Several companies and large corporations from Israel have been breached and had their systems encrypted using a new strain of ransomware named Pay2Key, in what appears to be a targeted attack against Israeli networks.
The first attacks were seen in late October but have now grown in numbers while also remaining contained to Israel.
"As days go by, more of the reported ransomware attacks turn out to be related to the new Pay2Key ransomware," Israeli cyber-security firm Check Point said in a security alert published today.
According to the company, attacks usually happened after midnight, when companies have fewer IT employees at work.
The initial entry point for all intrusions is currently believed to be weakly secured RDP (Remote Desktop Protocol) services.
Access to company networks appears to have been obtained "some time before the attack," but once the ransomware crew begins its intrusion, it usually takes them an hour to spread to the entire network and encrypt files.
To avoid having their activities detected, the Pay2Key operators usually set up a pivot point on the local network, through which they proxy all their communications to reduce their detectable network footprint.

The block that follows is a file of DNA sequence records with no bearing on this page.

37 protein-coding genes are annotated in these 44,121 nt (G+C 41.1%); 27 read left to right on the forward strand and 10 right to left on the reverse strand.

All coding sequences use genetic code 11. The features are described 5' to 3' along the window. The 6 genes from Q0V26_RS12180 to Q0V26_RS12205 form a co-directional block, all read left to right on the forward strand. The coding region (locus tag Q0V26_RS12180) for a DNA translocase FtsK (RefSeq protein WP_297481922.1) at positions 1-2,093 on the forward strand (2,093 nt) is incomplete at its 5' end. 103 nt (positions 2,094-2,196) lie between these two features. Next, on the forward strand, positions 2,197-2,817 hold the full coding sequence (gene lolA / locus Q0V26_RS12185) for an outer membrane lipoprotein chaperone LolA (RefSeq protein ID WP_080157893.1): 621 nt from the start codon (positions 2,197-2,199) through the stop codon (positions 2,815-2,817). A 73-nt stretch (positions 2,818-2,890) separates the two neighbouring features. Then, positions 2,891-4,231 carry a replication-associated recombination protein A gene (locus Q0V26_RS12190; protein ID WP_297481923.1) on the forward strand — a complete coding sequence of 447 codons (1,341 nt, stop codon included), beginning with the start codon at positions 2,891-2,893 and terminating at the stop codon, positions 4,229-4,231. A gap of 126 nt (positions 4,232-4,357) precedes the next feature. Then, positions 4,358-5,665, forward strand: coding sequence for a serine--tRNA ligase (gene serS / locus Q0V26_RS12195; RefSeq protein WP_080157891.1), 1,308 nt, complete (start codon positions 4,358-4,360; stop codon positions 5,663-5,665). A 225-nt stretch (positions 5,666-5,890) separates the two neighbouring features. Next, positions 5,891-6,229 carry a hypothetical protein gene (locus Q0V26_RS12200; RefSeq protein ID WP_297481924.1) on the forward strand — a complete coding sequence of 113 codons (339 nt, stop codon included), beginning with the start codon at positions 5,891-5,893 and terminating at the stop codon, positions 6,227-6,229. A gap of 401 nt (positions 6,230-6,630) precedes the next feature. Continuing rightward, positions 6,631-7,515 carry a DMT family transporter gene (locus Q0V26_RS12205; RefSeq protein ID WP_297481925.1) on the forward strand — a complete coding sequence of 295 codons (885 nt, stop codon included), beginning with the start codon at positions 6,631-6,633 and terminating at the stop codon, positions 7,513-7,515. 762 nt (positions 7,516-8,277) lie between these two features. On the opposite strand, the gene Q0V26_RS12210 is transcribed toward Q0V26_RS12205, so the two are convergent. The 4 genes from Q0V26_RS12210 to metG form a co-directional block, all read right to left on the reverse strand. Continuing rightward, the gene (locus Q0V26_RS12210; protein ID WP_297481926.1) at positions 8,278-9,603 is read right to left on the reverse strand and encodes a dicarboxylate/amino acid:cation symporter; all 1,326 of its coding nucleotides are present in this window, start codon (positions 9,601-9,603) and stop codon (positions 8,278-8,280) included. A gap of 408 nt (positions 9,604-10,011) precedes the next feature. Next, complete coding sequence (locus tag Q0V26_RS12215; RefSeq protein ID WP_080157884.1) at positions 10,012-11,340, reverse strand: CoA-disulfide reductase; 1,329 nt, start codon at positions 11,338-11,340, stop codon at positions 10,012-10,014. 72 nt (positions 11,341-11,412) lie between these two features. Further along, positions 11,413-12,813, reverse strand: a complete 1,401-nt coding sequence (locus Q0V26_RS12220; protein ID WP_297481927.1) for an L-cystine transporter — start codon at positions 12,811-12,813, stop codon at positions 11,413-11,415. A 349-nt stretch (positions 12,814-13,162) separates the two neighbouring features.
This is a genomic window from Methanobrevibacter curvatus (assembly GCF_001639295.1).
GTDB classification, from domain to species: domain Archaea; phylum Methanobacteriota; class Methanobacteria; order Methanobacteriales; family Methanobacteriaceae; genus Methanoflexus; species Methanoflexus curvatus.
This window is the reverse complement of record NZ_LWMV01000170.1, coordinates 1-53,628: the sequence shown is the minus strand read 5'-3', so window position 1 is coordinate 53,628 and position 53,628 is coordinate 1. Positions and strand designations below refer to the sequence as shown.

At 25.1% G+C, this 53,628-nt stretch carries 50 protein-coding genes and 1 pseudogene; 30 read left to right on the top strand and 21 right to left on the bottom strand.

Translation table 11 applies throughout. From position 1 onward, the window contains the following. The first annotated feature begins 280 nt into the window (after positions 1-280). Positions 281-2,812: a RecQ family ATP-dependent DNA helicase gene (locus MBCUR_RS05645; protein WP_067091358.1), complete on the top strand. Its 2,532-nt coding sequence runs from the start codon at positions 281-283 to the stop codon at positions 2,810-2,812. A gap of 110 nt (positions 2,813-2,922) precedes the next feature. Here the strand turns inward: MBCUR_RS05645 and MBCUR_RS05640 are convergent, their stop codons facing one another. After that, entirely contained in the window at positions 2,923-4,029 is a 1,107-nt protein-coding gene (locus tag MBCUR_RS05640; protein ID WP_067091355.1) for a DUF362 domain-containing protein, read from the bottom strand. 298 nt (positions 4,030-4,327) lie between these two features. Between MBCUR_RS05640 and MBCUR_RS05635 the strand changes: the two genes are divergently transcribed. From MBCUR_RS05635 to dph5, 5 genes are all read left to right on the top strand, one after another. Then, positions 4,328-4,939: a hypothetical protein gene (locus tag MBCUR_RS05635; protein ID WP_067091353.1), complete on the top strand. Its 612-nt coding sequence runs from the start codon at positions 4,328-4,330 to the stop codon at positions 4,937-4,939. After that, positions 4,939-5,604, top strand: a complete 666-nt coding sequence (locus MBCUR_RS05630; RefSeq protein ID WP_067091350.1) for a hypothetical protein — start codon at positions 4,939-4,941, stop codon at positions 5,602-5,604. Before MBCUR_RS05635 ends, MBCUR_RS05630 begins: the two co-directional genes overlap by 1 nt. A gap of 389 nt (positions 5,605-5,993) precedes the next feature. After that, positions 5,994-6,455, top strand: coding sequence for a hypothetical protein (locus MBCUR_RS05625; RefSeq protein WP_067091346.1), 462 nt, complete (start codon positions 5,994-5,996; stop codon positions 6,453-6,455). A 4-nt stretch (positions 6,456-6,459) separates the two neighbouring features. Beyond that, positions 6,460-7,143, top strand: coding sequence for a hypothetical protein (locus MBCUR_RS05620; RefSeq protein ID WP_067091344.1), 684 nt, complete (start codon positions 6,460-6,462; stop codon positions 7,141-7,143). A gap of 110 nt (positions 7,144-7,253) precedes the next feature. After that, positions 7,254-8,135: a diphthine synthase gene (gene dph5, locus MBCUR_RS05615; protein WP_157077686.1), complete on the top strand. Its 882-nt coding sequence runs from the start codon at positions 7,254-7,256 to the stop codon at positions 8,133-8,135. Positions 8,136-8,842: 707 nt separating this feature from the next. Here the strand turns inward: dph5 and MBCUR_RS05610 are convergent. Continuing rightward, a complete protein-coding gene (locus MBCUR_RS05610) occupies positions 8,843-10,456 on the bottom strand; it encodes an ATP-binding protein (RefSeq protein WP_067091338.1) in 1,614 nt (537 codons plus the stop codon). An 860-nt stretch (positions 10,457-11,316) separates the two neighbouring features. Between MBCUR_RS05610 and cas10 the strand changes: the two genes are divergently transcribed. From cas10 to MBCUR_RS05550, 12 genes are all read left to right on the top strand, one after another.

Once the encryption ends, ransom notes are left on the hacked systems, with the Pay2Key gang usually asking for payments of 7 to 9 bitcoins (~$110K-$140K).
Based on current analysis, Check Point said the encryption scheme appears to be solid (using the AES and RSA algorithms), which unfortunately has prevented the company from creating a free decrypter for victims.
Researchers say the ransomware has been created from scratch, with no overlaps with other known ransomware strains, and appears to have been named "Cobalt" during a previous/development phase.
Some sleuthing from the Check Point team has also linked the ransomware to a Keybase account using the same Pay2Key name, registered earlier this year in June, but it is currently unclear who developed the ransomware and why are they targeting only Israeli companies.
The Mac malware most likely to attack your PC this year